What qualities make an ideal Virtual Assistant

Having an assistant is one thing, having a GREAT assistant can change the trajectory of a business?

But, what does that mean — what does it take to be a great virtual assistant? After working as a Virtual Assistant (VA) for over seven years and building a program to train and place Virtual Assistants I have identified the three main attributes that make an outstanding Virtual Assistant. When on the hunt for new talent business owners should look for the three following traits in candidates to ensure themselves a long-term and successful relationship. Aspiring VAs should heed the advice and understand what it takes to separate themselves from the rest of the pool.

Ability to “Figure It Out”

As Marie Forleo always says, “Everything is Figureoutable.” This is the backbone of being a Virtual Assistant or an assistant in any capacity for that matter. The assistants that are excel are the ones that attack any problem, big or small, with confidence. The answer is never [shoulder shrug] ‘I don’t know.’ The answer should always be, [big smile] ‘I’m not quite sure how to do that but give me a day and I’ll figure it out.’ This type of attitude showcases a VAs initiative, passion and overall ownership of their position within the business. In today’s technological age the answer to almost any problem is only a Google or a YouTube video away. By solving problems and figuring out solutions themselves the VA is expanding their skillset and increasing their value to the business.

Now, I know I said everything is figureoutable but we all know that once in a while their may be that one obscure question or task that may not have a clear cut solution. On this rare occasion, the VA (after exhausting all resources) must be comfortable enough to go back to their client and say, ‘I did my due diligence and I cannot seem to find a solution to what we are trying to accomplish. Can you assist or shall we find someone who can better help us?’

Ability to be solution oriented

In close relation to being able to find solutions to problems presented to them a rock-solid VA is one that is able to identify a problem, before it becomes a problem. This is being proactive in their work and taking ownership and pride in what they bring to the company. I’m talking about broken links, misspellings, inefficient systems, etc. It is someone who goes to their client and says, ‘I have a way we can sell more, book more, streamline, save money, and have fun doing it!.’ It sounds almost too good to be true, but it’s NOT!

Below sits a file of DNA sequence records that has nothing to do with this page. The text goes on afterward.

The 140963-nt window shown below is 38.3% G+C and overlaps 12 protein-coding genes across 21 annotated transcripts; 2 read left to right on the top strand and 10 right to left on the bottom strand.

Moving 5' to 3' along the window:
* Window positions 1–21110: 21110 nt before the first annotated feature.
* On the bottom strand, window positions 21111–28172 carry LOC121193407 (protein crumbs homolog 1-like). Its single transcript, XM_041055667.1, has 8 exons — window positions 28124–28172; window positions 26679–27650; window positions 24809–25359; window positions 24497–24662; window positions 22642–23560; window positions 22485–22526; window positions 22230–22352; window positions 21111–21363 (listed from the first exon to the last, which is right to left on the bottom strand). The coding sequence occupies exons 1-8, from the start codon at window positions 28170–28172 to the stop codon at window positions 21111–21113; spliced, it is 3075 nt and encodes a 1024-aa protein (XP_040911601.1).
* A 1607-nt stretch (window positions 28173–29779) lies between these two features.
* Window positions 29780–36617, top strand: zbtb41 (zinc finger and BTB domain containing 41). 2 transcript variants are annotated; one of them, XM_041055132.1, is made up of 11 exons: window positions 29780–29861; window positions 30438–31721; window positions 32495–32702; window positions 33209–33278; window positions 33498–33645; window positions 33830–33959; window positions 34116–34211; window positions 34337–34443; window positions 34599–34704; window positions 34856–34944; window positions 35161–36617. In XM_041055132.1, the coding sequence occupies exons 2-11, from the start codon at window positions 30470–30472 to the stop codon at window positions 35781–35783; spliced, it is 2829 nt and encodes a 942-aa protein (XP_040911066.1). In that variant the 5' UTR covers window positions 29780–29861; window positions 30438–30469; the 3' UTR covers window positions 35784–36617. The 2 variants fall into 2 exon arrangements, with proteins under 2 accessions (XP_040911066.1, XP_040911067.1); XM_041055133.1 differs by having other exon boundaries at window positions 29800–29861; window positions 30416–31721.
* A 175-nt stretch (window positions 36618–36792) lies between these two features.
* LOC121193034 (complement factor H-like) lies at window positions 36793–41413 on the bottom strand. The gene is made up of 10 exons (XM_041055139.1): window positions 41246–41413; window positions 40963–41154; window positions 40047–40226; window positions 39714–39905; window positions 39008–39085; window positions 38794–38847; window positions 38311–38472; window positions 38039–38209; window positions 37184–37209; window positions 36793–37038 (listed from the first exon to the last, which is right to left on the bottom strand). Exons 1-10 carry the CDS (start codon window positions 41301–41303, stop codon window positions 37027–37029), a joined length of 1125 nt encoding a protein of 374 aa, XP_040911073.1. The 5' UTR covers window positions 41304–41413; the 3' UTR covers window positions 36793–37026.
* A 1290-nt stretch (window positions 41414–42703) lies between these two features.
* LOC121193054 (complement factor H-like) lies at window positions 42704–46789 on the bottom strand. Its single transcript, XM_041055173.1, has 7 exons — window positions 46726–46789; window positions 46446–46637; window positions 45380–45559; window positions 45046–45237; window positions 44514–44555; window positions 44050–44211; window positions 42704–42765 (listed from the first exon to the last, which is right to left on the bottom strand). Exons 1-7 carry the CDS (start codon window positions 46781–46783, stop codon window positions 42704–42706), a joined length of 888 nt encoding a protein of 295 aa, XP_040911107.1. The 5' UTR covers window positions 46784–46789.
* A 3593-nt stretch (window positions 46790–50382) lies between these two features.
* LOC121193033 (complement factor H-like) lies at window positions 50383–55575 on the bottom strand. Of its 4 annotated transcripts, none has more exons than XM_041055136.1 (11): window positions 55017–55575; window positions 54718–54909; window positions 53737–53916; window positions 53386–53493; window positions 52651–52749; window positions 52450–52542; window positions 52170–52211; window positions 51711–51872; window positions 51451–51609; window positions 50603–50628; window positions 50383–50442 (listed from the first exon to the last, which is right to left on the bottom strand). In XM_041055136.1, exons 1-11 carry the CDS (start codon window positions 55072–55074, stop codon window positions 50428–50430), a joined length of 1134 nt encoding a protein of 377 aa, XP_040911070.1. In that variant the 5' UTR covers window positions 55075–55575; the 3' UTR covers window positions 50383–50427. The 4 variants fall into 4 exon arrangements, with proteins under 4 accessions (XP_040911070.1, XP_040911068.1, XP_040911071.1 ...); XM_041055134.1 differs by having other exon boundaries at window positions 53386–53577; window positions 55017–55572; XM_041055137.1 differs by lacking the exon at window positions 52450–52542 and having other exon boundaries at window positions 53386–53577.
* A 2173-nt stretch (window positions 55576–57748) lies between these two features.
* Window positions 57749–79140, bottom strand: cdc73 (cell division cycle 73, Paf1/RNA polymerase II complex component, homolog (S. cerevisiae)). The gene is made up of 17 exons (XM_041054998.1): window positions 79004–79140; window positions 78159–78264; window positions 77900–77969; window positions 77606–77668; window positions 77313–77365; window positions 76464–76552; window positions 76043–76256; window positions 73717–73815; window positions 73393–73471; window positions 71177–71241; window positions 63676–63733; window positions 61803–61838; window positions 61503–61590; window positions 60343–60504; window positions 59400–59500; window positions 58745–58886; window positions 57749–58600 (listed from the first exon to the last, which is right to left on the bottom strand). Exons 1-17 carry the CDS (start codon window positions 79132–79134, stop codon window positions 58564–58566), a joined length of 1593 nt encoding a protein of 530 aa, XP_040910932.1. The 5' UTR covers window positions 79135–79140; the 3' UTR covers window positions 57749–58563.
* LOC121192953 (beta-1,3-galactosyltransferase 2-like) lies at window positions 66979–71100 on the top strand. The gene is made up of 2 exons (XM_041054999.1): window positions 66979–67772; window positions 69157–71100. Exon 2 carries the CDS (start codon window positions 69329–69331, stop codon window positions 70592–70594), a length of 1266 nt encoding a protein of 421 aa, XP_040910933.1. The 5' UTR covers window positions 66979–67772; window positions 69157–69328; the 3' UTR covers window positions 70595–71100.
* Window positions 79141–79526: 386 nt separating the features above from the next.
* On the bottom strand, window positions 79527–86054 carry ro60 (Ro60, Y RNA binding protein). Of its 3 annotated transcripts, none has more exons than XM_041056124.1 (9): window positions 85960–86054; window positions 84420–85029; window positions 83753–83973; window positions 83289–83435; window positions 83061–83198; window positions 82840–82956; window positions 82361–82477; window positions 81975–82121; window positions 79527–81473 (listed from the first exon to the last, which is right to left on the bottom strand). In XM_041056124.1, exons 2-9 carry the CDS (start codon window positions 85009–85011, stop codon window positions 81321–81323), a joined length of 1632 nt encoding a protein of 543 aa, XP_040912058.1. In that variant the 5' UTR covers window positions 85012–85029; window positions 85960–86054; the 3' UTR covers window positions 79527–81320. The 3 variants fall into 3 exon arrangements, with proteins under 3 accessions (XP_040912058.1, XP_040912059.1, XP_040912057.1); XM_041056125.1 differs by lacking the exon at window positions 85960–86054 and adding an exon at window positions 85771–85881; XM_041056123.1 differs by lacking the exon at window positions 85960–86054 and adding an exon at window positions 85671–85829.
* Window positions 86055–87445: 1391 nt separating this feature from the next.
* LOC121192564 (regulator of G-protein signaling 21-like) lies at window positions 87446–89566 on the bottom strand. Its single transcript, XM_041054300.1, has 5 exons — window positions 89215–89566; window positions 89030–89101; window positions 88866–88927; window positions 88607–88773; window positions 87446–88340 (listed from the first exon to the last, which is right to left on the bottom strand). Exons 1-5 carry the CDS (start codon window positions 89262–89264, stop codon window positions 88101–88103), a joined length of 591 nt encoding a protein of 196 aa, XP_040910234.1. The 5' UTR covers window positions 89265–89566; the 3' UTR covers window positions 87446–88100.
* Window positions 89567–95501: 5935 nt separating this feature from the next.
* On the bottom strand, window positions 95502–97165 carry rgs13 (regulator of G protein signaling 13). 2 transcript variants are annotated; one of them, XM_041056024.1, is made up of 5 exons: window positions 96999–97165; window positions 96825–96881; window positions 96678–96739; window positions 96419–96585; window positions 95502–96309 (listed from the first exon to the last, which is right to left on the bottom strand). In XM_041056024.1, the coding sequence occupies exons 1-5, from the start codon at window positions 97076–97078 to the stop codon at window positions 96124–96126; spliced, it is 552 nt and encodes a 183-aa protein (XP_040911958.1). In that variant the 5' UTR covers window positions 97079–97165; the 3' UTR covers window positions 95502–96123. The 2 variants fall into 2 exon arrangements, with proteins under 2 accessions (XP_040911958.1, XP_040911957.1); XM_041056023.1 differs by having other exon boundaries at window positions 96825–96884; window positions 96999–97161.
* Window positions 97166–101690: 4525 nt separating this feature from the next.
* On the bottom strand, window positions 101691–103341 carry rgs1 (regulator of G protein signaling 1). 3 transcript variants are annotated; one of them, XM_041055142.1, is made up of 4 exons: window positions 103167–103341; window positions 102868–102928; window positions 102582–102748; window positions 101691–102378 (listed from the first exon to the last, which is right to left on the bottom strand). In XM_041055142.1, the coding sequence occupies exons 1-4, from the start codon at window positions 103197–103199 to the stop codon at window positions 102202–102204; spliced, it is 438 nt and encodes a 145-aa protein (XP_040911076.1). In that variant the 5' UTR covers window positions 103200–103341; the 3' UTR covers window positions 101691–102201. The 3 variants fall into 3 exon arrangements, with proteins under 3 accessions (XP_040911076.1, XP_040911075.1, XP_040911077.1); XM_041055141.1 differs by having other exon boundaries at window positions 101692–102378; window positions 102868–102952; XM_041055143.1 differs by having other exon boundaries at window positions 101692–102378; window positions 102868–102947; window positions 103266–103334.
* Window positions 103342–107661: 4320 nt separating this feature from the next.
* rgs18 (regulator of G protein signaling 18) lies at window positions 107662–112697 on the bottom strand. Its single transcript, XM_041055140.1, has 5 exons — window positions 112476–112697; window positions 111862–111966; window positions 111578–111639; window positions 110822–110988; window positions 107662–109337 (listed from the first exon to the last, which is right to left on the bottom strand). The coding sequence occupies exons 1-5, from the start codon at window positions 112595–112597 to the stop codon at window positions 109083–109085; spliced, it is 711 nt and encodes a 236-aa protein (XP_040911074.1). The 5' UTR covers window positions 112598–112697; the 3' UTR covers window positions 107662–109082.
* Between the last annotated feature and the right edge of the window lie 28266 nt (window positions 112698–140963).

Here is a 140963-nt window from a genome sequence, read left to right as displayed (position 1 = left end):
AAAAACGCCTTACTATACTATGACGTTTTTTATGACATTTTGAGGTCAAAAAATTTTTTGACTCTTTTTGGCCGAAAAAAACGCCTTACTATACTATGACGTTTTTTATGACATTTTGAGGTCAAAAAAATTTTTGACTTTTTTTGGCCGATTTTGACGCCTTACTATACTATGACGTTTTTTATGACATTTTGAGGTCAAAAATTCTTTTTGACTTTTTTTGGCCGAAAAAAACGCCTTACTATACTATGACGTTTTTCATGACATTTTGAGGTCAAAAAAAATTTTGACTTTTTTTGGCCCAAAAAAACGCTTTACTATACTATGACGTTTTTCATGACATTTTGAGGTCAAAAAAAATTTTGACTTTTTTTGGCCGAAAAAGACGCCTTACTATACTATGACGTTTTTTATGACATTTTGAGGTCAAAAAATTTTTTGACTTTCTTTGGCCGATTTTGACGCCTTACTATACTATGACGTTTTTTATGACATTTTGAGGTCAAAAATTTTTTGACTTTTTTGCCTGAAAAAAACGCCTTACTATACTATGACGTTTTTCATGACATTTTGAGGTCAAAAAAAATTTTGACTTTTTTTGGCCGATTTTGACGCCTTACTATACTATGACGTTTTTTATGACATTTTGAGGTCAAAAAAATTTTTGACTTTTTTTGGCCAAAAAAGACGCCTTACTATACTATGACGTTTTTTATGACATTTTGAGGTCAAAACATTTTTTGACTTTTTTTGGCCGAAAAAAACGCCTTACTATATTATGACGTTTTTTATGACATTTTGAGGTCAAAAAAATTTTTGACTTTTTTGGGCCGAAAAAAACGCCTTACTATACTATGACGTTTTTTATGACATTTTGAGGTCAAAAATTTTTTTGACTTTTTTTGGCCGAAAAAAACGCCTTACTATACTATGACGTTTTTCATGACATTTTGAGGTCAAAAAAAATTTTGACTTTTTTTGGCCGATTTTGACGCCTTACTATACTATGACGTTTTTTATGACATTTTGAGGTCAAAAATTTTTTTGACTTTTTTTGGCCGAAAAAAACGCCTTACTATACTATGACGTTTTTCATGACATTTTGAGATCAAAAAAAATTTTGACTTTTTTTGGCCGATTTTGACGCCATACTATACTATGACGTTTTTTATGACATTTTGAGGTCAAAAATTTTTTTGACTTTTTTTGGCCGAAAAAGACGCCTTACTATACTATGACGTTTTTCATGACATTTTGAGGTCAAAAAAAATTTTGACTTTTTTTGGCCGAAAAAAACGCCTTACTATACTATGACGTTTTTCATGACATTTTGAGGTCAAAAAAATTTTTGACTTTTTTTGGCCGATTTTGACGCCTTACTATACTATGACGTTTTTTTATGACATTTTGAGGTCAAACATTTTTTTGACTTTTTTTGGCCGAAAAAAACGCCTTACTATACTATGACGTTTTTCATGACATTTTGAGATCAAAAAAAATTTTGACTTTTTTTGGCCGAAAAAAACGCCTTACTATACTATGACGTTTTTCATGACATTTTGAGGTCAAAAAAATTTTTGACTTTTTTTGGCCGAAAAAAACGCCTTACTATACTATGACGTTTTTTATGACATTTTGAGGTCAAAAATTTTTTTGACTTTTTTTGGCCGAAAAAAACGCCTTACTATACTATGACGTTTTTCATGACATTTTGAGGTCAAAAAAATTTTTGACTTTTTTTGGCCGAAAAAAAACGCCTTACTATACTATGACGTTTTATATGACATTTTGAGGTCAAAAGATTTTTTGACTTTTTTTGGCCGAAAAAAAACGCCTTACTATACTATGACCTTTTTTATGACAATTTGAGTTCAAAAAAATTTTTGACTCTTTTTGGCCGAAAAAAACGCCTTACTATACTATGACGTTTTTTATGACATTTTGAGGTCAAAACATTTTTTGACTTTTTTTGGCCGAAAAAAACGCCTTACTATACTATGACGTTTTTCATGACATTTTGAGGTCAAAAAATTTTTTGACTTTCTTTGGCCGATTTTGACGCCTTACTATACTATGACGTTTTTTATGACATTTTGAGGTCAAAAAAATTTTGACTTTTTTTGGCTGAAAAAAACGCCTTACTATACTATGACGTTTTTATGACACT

Being Solution Oriented is the opposite of being problem oriented. And I think we can all agree that the former is much more preferred than the latter. According to an article on by Alain Sylvain:

A leader who is problem-oriented will consider the steps needed to reach the short-term goal of making money — the number of clients required, the budgets required, and so on. A solution-oriented individual will consider the bigger picture — long-term business growth, acquisition, diversification — and create a route to resolution based on that.

Focusing on the short-term goal can only get you so far, whereas solution-oriented minds see the big picture and push to get ahead of the curve. This mindset lends itself to time and money savings. It is doing the extra, ordinary things to become EXTRA-ORDINARY!

Ability to prioritize

The best VA’s are organized and as I mentioned earlier, understand the big picture. They are able to prioritize the needs of their client and understand that the client comes first. They are able to get out ahead of their client and do for being asked. What this means is that VA’s must be excellent communicators, they do not withhold information. They understand their client and their clients' business so well that they can work autonomously. They know what is important to their client and can build out schedules and answer customer's questions before they even reach the client.

Just like in any other business — the client comes first. It is no different in the service based industry of Virtual Assistants. What does this mean — having weekly, dedicated phone calls to prioritize their business needs, sending updated communication each week on tasks that have been completed, solutions that have been solved or ideas for bettering the business. …

Where do you find these individuals?

Finding individuals with this mindset does not have to be difficult. A good place to start may be in the same circles you hang out in. Ask friends what success they are having with their VAs, maybe that person has the capacity to work with you both. Industry conferences are a great place to meet aspiring VAs that share similar passions. There are FaceBook groups abound of great people looking to help.

Once a potential candidate has been found I always recommend an interview so both the client can get to know the VA and its offerings, and the VA can understand what it is the client needs. The client-VA relationship is important and the two parties must be a good fit for each other.

A few questions to ask during an interview that will help a business owner identify the attributes discussed above are:

  • “Tell me what you would do if you are asked to do something and don’t know how”
  • “What is your weekly process for communicating with your clients?”
  • “If there was an issue in my business and you found it first, how would you handle it?”
  • “When was a time you were faced with a problem that you couldn’t find a solution?”
  • “What do you do personally to learn and expand your skillset as a Virtual Assistant?”


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What qualities make an ideal Virtual Assistant

Hi there, I'm Molly Rose

I help entrepreneurs use technology to save time, automate tasks, and easily scale their businesses.

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